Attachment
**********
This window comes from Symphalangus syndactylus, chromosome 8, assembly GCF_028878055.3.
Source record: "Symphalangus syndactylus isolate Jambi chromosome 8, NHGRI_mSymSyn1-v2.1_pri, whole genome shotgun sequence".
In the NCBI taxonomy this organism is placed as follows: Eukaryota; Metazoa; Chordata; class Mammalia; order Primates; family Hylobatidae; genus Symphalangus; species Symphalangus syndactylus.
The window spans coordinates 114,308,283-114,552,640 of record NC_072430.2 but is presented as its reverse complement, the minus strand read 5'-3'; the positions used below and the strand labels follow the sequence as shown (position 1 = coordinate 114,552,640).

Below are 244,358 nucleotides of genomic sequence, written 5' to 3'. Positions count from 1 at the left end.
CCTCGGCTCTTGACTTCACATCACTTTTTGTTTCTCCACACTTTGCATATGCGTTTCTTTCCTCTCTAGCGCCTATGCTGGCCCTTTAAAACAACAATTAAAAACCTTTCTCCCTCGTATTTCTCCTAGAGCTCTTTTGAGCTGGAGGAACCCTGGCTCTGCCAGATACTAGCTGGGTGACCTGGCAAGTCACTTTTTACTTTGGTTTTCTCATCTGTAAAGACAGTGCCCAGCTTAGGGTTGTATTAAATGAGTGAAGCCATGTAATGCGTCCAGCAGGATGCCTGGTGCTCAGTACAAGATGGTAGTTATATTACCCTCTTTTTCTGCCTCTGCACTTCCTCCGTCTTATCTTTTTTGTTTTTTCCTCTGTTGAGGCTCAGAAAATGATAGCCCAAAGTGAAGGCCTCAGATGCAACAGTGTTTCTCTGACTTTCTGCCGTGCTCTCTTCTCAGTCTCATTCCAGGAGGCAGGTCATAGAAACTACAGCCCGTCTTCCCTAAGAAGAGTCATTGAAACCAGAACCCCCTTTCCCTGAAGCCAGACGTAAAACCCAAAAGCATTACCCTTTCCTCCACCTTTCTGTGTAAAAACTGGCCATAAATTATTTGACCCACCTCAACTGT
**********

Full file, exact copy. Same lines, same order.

This window comes from Symphalangus syndactylus, chromosome 8, assembly GCF_028878055.3.
Source record: "Symphalangus syndactylus isolate Jambi chromosome 8, NHGRI_mSymSyn1-v2.1_pri, whole genome shotgun sequence".
In the NCBI taxonomy this organism is placed as follows: Eukaryota; Metazoa; Chordata; class Mammalia; order Primates; family Hylobatidae; genus Symphalangus; species Symphalangus syndactylus.
The window spans coordinates 114,308,283-114,552,640 of record NC_072430.2 but is presented as its reverse complement, the minus strand read 5'-3'; the positions used below and the strand labels follow the sequence as shown (position 1 = coordinate 114,552,640).

Below are 244,358 nucleotides of genomic sequence, written 5' to 3'. Positions count from 1 at the left end.
CCTCGGCTCTTGACTTCACATCACTTTTTGTTTCTCCACACTTTGCATATGCGTTTCTTTCCTCTCTAGCGCCTATGCTGGCCCTTTAAAACAACAATTAAAAACCTTTCTCCCTCGTATTTCTCCTAGAGCTCTTTTGAGCTGGAGGAACCCTGGCTCTGCCAGATACTAGCTGGGTGACCTGGCAAGTCACTTTTTACTTTGGTTTTCTCATCTGTAAAGACAGTGCCCAGCTTAGGGTTGTATTAAATGAGTGAAGCCATGTAATGCGTCCAGCAGGATGCCTGGTGCTCAGTACAAGATGGTAGTTATATTACCCTCTTTTTCTGCCTCTGCACTTCCTCCGTCTTATCTTTTTTGTTTTTTCCTCTGTTGAGGCTCAGAAAATGATAGCCCAAAGTGAAGGCCTCAGATGCAACAGTGTTTCTCTGACTTTCTGCCGTGCTCTCTTCTCAGTCTCATTCCAGGAGGCAGGTCATAGAAACTACAGCCCGTCTTCCCTAAGAAGAGTCATTGAAACCAGAACCCCCTTTCCCTGAAGCCAGACGTAAAACCCAAAAGCATTACCCTTTCCTCCACCTTTCTGTGTAAAAACTGGCCATAAATTATTTGACCCACCTCAACTGT